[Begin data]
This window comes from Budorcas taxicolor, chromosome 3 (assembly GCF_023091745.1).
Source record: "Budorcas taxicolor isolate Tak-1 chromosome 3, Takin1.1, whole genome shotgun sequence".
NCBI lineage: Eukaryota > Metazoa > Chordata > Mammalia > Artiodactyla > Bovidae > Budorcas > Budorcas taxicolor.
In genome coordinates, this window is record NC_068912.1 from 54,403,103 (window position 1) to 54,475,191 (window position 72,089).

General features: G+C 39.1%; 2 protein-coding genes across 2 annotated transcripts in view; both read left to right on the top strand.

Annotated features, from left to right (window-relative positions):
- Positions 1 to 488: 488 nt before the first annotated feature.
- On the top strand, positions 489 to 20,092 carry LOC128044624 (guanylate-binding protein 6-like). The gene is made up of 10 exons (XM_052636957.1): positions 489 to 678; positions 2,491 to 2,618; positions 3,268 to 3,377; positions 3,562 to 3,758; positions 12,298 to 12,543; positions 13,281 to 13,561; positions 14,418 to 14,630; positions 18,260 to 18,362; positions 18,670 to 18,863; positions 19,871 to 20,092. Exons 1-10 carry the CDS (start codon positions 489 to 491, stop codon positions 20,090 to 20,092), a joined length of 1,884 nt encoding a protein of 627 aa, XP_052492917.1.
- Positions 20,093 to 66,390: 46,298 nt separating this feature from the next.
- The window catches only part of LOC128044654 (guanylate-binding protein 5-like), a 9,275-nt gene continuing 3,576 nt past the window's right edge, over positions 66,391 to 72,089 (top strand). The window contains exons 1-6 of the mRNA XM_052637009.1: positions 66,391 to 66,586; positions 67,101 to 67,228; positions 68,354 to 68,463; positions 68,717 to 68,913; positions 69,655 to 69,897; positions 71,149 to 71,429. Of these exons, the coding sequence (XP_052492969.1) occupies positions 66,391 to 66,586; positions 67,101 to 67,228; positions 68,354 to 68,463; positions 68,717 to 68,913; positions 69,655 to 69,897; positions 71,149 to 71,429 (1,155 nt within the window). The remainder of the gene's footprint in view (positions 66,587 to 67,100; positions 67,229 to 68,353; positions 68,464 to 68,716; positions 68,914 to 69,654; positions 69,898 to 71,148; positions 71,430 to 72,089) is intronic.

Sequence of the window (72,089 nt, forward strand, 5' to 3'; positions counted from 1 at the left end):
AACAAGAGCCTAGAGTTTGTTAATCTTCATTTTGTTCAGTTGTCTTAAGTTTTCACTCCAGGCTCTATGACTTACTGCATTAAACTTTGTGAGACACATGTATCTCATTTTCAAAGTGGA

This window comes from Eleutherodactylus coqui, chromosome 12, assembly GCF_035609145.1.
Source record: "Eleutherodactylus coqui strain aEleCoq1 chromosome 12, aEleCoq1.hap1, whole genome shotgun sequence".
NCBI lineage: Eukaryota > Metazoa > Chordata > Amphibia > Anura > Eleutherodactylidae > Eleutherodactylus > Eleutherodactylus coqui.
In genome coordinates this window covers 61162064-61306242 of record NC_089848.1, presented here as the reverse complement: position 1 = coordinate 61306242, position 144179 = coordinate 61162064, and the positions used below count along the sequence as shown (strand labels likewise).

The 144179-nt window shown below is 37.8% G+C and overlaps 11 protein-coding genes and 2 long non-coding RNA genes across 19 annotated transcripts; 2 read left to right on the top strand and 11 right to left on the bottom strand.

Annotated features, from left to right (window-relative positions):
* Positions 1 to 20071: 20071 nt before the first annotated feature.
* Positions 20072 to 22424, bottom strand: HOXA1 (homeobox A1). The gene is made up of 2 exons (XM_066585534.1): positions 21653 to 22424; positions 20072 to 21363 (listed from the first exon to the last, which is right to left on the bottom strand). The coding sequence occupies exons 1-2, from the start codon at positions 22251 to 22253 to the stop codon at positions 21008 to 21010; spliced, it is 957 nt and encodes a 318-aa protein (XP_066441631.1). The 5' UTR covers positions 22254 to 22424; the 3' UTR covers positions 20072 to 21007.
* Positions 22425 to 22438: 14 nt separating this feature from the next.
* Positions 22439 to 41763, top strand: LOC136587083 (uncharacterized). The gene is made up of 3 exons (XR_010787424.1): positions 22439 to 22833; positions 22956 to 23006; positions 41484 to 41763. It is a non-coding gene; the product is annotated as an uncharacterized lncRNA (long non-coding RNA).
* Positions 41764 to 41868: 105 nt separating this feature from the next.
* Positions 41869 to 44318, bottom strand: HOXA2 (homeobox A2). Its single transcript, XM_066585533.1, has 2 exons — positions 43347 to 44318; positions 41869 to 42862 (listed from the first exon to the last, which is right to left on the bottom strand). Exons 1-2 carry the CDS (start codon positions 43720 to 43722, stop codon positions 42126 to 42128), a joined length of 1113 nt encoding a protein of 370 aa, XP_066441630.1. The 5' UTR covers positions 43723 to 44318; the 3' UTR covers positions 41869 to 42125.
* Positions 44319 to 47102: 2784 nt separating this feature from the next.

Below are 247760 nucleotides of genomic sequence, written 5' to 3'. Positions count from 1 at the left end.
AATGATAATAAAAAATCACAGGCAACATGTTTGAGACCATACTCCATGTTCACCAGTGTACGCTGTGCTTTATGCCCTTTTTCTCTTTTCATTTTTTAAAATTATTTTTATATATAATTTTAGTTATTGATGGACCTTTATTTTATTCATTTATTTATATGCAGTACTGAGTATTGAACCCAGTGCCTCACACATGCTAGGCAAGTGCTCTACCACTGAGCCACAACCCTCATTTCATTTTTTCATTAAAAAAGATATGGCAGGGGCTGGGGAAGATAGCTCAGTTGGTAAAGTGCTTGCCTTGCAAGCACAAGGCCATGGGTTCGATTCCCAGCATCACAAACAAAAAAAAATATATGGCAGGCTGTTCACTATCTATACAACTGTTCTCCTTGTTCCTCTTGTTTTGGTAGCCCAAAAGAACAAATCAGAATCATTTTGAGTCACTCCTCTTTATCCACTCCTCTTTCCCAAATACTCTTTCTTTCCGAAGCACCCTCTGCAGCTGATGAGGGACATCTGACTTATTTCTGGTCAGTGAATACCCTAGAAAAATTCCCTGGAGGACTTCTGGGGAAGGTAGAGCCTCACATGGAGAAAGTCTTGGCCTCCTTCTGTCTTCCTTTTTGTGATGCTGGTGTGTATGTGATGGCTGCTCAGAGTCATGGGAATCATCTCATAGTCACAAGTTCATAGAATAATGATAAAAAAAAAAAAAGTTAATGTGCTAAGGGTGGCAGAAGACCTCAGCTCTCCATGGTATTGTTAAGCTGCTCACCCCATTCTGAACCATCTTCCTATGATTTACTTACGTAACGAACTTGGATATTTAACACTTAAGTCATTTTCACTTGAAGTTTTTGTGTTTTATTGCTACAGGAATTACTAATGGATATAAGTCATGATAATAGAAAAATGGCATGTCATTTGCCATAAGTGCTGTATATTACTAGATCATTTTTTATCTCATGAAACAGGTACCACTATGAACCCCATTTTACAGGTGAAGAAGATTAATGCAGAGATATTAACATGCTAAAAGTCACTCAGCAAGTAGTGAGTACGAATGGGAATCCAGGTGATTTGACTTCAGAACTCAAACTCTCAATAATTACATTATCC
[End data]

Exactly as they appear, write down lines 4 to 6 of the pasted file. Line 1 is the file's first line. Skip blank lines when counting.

In genome coordinates, this window is record NC_068912.1 from 54,403,103 (window position 1) to 54,475,191 (window position 72,089).

General features: G+C 39.1%; 2 protein-coding genes across 2 annotated transcripts in view; both read left to right on the top strand.

Annotated features, from left to right (window-relative positions):